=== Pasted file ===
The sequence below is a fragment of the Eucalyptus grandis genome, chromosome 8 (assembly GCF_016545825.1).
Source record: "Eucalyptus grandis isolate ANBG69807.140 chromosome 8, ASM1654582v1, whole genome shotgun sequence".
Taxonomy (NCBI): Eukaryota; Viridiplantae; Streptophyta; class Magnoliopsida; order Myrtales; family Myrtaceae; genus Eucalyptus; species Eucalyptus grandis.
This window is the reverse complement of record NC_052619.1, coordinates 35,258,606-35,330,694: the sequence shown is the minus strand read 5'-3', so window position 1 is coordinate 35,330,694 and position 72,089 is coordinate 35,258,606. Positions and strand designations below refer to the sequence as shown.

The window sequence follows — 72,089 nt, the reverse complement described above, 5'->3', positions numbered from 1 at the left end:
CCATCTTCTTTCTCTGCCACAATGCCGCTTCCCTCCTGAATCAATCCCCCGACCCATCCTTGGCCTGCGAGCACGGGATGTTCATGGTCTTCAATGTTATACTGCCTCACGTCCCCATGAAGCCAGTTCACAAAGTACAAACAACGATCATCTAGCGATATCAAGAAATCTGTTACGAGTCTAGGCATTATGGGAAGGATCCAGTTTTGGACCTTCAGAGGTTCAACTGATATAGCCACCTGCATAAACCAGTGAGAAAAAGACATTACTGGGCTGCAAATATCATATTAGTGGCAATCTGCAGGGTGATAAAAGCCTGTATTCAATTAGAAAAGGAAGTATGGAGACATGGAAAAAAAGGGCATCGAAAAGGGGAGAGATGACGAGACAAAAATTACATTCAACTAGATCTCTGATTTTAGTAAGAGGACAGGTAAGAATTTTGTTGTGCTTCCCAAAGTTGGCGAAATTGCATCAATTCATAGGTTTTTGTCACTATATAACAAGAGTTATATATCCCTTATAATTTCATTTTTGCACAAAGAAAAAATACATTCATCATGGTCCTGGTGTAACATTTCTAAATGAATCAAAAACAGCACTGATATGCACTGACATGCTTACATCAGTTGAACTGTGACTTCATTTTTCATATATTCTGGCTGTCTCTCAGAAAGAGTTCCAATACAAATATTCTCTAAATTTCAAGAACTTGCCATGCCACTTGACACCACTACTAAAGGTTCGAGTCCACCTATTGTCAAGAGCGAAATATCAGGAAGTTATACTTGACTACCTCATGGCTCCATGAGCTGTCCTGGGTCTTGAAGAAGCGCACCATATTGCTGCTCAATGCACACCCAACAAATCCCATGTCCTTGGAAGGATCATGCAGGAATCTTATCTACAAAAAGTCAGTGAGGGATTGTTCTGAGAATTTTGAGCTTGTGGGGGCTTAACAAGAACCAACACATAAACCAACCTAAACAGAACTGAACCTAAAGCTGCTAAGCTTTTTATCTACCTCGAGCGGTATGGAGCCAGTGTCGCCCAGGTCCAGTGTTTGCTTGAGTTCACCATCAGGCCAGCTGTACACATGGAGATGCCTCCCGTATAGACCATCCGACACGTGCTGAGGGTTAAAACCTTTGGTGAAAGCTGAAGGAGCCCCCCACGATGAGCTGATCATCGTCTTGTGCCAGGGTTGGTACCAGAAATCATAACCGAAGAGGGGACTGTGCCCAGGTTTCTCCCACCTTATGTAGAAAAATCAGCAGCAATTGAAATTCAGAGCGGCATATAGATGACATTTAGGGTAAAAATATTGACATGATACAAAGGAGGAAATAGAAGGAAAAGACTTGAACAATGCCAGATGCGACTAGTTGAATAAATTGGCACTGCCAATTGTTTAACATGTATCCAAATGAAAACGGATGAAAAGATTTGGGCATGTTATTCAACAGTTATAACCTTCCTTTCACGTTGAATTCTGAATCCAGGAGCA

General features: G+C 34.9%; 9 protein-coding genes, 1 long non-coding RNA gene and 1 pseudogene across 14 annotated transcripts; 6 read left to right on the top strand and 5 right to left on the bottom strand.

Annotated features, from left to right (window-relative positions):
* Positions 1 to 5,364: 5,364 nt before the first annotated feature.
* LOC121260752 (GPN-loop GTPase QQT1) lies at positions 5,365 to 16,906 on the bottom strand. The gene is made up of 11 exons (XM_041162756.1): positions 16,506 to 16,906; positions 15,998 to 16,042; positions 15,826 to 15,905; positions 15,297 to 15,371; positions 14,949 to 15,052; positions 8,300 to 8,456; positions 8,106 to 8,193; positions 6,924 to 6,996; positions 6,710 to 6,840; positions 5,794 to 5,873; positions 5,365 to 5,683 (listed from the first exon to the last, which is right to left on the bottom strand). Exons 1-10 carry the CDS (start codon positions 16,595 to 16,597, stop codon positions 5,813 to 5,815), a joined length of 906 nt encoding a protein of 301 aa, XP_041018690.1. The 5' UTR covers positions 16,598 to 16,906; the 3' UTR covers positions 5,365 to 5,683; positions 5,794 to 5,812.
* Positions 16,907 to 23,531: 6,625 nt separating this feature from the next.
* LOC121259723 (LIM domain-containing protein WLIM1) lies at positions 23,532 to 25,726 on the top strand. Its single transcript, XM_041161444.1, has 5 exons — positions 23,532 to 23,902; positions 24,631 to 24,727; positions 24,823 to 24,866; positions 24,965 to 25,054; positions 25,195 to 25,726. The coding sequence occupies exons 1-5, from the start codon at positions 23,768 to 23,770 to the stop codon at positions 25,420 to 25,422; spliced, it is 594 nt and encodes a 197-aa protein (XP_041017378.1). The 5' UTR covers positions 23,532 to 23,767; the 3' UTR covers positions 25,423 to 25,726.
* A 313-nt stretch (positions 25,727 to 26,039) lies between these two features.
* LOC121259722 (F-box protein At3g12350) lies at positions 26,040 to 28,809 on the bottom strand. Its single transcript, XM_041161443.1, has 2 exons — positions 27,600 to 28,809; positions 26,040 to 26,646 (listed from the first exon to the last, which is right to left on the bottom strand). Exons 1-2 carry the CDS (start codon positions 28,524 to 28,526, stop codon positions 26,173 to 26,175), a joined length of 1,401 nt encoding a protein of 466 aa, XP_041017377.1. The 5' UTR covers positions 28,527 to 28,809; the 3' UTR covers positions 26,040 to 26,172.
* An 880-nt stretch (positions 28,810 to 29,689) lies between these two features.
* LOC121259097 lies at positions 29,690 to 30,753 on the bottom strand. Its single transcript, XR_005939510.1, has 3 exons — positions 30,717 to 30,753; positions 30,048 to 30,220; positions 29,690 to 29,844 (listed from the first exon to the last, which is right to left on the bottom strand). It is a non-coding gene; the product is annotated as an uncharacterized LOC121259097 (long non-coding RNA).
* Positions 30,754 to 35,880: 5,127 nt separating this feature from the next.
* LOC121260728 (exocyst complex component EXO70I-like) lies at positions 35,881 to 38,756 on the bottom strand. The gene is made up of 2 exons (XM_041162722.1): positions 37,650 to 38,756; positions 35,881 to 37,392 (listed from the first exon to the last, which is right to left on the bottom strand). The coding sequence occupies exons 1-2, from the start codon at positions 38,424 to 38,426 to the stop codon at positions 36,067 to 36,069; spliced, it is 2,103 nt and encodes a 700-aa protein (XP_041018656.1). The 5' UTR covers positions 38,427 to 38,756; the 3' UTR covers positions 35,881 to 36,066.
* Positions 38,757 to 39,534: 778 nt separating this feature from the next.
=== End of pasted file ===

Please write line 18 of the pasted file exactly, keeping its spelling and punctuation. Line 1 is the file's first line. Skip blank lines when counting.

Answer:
* LOC121260728 (exocyst complex component EXO70I-like) lies at positions 35,881 to 38,756 on the bottom strand. The gene is made up of 2 exons (XM_041162722.1): positions 37,650 to 38,756; positions 35,881 to 37,392 (listed from the first exon to the last, which is right to left on the bottom strand). The coding sequence occupies exons 1-2, from the start codon at positions 38,424 to 38,426 to the stop codon at positions 36,067 to 36,069; spliced, it is 2,103 nt and encodes a 700-aa protein (XP_041018656.1). The 5' UTR covers positions 38,427 to 38,756; the 3' UTR covers positions 35,881 to 36,066.